Throughout the years, beer and bands have gone hand in hand. Almost 10 years ago, I started playing in a band with local Old Bisbee Brewery brewmaster and drummer, Sam Panther.
Sam has been in Bisbee for 20 years and has played with groups such as The Panther Family Band, Green Machine, Big Demons, One Ghost, our band Fatigo — and most notably, with his legendary late uncle, Buzz, and the Soul Senders.
I’ve always loved Sam’s relaxed musical approach. On any given night, while playing, his eyes are closed. It seems like he is completely engaged in the moment. He plays “behind the beat” when necessary and really anchors the song, which as a performer, I really appreciate, since I have a tendency of rushing the beat. I’ve learned that if I’m feeling a little anxious during a performance, by just just “sinking” into where Sam is in the song and taking a deep breath, things usually fall into place. Even if things go off the rails, his relaxed vibe brings everything back in a nice, Zen-Like way.
I met up with Sam at his “office” (brewhouse) at Old Bisbee Brewery. He’s been working and brewing at OBB for about five years. Though completely unqualified, I worked under Sam for about a year. I learned the basics of beer making, how to properly lift a keg and what valve NOT to open.
In 2019 OBB won a good handful of awards: two gold medals for their double hopped IPA, one gold for their Mayan stout, a silver for their pomegranate IPA, a silver for their classic pilsner and a silver for their doppelbock.
The patio of the brewery has become a great spot to catch local and touring bands, including many of the bands Sam drums in.
My first question for Sam was, “Can I have a beer?” Once that was addressed, we moved onto the beginnings of his life as a drummer.
Sam began playing drums in York, Pennsylvania when he was 13 years old. “I was following around this musician from New Orleans that lived on the same farm we did, and he convinced my father that I was a drummer,” Sam reminiscences.
“I came home from school and my dad was like ‘we’re buying a drum set’ and that’s the first day it happened.” He wishes he still had that first drum set, he said.
It was only a few months before Sam was playing gigs, including a New Year’s party. “It was the first time I got paid. It was $50, in 1990,” he recalls.
Sam eventually attended the Musicians Institute in Los Angeles, where he studied jazz and pop music, at one point connecting with famous jazz instructor and player Carl Schroeder.
In working with Sam, I had a chance to observe his creativity feeding into his brewing. Also, I learned, as in art and music, the appreciation of “happy accidents” is sometimes necessary in the crafting of beer.
I feel, Sam is kind of a “Mr. Miyagi” of beer — and of drumming for that matter. He credits Derrick Ross of the late Bisbee musical duo, Nowhere Man and a Whiskey Girl, as a big encourager of his interest in brewing. Derrick would say, “why drink six mediocre beers, when you could have one really great one?”
“But why were there six stuffed in his pockets,” Sam says with a laugh.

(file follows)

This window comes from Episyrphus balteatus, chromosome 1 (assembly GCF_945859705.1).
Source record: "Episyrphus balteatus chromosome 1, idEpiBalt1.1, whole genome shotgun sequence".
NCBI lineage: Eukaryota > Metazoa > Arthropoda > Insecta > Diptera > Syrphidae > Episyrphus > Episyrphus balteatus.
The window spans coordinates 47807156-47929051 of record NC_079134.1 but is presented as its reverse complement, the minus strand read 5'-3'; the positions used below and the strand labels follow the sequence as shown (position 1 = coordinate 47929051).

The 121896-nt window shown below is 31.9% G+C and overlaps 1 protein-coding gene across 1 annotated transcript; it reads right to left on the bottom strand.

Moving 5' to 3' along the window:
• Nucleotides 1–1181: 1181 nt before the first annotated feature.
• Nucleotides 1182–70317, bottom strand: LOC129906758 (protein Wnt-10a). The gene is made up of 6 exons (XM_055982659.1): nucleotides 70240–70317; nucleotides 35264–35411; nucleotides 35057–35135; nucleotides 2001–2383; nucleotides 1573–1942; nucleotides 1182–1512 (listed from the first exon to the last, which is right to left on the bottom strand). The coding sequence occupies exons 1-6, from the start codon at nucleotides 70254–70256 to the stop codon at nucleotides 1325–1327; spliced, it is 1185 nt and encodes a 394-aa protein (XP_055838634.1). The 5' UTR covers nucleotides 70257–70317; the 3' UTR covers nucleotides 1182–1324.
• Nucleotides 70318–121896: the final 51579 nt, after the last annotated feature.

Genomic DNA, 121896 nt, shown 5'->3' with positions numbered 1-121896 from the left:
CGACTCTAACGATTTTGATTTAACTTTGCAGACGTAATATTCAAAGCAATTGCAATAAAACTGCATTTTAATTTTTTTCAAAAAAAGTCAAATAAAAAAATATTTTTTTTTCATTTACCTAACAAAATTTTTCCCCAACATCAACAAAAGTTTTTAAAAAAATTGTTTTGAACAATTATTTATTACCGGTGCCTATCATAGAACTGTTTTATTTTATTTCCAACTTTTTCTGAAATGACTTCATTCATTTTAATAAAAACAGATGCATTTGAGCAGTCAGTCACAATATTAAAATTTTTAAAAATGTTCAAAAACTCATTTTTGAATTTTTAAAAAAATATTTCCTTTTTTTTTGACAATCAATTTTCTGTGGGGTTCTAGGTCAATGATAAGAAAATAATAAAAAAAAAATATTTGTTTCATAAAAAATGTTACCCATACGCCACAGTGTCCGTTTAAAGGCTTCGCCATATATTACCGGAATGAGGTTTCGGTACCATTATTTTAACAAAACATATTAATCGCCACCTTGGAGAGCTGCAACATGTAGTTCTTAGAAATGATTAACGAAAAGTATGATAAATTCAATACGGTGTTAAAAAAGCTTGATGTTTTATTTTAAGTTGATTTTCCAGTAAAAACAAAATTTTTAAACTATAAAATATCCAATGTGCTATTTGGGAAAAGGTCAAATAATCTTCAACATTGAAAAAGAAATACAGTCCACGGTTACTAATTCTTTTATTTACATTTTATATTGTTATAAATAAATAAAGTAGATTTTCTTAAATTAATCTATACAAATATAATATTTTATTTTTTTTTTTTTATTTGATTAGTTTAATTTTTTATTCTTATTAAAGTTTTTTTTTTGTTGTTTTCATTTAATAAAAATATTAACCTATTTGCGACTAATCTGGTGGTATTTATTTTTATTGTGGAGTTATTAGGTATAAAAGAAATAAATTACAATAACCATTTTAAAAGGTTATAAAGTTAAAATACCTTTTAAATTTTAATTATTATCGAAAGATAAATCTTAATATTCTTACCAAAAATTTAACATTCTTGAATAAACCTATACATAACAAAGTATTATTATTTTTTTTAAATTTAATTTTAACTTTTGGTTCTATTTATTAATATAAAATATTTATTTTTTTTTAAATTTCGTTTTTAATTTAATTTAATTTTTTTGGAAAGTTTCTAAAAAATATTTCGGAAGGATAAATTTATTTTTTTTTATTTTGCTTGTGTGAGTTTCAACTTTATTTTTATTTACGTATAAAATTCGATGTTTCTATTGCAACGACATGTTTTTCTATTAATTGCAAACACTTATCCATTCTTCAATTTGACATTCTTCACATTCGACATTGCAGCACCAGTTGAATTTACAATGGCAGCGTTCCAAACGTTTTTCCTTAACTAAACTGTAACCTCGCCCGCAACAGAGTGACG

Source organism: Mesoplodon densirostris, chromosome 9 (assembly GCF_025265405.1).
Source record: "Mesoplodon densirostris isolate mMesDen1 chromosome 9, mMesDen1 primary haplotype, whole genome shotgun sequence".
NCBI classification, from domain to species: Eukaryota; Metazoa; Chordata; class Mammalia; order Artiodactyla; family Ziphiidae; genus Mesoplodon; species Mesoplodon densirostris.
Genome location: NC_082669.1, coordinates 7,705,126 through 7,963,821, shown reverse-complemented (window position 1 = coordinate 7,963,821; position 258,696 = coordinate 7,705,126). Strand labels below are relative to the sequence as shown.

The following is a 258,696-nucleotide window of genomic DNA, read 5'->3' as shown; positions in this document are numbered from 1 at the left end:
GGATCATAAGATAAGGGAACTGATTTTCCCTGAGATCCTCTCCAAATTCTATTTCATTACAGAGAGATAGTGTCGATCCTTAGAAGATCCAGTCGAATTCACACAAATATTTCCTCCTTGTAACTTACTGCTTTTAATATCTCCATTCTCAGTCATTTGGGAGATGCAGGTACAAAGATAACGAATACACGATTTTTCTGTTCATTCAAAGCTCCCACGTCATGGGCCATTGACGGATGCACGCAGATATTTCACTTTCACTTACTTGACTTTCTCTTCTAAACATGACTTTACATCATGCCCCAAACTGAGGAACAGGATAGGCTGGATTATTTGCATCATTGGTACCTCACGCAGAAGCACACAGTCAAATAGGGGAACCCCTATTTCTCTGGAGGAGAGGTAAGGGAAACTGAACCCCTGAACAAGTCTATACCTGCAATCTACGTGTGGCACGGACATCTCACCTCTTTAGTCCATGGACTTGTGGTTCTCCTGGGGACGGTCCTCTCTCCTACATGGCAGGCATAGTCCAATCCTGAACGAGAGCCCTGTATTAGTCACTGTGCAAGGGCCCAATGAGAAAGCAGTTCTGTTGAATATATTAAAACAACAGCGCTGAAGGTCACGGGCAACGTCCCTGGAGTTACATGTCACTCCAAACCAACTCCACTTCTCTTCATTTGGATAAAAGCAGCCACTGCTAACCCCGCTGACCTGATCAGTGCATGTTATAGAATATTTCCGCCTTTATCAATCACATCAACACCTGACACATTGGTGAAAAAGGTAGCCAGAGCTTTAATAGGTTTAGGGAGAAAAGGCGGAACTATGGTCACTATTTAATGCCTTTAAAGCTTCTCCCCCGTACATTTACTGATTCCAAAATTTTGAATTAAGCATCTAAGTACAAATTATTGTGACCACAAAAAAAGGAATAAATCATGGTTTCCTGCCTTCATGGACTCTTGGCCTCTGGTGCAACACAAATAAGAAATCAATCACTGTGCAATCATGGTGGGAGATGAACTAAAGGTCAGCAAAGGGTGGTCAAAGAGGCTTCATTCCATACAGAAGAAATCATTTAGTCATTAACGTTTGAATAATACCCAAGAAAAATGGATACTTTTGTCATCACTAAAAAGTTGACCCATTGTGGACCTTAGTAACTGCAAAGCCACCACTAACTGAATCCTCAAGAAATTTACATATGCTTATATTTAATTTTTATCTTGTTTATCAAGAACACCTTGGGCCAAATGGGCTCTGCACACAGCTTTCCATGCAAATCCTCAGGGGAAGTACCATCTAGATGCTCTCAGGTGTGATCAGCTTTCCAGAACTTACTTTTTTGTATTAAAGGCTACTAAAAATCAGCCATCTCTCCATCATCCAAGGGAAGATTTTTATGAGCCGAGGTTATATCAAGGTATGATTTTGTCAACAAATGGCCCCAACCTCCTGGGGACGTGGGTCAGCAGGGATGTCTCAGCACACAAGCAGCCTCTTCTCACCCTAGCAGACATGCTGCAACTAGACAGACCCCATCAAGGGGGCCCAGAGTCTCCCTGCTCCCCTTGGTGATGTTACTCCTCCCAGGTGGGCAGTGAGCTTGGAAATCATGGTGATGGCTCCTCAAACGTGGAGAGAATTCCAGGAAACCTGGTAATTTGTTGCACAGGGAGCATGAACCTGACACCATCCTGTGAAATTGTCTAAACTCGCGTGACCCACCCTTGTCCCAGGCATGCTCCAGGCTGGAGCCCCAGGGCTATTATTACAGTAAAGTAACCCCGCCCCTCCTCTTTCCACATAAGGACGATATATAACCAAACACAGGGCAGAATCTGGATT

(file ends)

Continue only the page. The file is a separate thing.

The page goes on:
Sam’s first batches of beer (Are they called batches? I feel like I should know this) were created through trial and error with his wife Daniele in a house off the grid at the top of Juniper Flats. “We chilled it with caught rain-water, that was the first one.” Sam said.
He experimented with different ingredients such as mushroom tea and tri-cones and more for about two years before starting at Old Bisbee Brewery.
One of Sam’s recent beer creations pays homage to his late Uncle Buzz. It’s an imperial stout with a touch of honey added at the end of the process. Anyone who knew Buzz, or saw him perform, knew of his big personality on and off-stage. He had an ability to deliver dark humor with a sweet smile.
Buzz and The Soul Senders were an upbeat R&B band that often filled the dance floor in Bisbee club St Elmo’s, and played festivals in Phoenix, New Mexico and Memphis. Buzz also founded the Bisbee Blues Festival, which continued for a few years after his passing.
A great example of Buzz’s sound is a song, “Blue is the Hottest Part of the Flame,” which can be found on Youtube. I feel blending a big dark stout with a touch of honey is the perfect way to remember the late 6’7” singer.
“Lot’s of creativity and no gigs,” Sam said when asked about his downtime during the pandemic. Sam has been making the most of the recent situation by recording with one of his bands, One Ghost, and writing music with another, Big Demons.
Both bands share members and have a diverse array of styles that touch on ‘70s rock, ‘90s alternative, intertwined throughout catchy songs. Sam seems grateful for this time to be creative and productive.
In addition to playing with Big Demons and One Ghost, he has found time for collaborations with Bisbee artists Melissa Reaves and Philip Bynoe
I was shown a sample of a song they recently recorded in Lowell. It has a dark, heavy sci-fi sound, with a hint of humor thrown in. It sounded like something you would hear in the score of movies, like “Predator” or “Alien” — or “Alien vs. Predator” maybe?
The newest development in Sam’s brewing career is an expansion to distilling gin. He’s developed a product called Bisbee Blue Gin, which will soon be widely distributed in the area.
“Attention to detail, respecting process, staying engaged over long periods of time,” Sam said about similarities in brewing and making music. “You have to be able to give and then give some more, and it starts to give back.”
With all of the musical and beverage concoctions he has produced, Sam has definitely “given” to the community. Sounds like he’s ready to give more.
Mike Montoya has been a Bisbee musician for more than 15 years. He can be reached at firstname.lastname@example.org.